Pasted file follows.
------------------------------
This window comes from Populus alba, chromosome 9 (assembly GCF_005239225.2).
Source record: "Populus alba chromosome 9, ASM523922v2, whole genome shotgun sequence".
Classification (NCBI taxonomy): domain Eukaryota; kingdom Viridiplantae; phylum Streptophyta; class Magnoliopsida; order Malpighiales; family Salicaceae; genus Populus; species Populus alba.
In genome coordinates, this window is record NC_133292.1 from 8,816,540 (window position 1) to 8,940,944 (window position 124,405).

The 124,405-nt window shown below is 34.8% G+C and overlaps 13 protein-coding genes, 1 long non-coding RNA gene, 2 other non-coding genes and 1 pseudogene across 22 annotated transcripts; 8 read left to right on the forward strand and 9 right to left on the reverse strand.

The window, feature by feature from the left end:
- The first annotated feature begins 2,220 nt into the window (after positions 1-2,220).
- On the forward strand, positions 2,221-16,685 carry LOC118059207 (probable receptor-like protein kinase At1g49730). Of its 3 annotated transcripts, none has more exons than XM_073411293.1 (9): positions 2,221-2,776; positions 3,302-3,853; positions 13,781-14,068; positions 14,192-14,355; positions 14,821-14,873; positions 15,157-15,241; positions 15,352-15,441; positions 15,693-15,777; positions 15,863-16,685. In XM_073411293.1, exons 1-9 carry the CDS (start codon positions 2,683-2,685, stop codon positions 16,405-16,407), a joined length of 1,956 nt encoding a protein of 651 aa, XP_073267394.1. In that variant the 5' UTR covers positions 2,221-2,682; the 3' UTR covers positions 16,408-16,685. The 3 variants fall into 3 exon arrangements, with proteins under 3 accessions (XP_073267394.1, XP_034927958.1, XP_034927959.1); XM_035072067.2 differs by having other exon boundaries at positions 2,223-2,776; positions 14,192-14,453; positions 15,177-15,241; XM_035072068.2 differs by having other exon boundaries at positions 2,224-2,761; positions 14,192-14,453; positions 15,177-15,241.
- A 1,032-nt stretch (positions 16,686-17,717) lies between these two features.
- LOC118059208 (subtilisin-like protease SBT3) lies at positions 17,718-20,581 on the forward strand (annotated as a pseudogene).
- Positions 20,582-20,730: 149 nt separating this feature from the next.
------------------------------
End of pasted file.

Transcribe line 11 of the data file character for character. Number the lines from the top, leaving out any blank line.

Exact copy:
- Positions 20,582-20,730: 149 nt separating this feature from the next.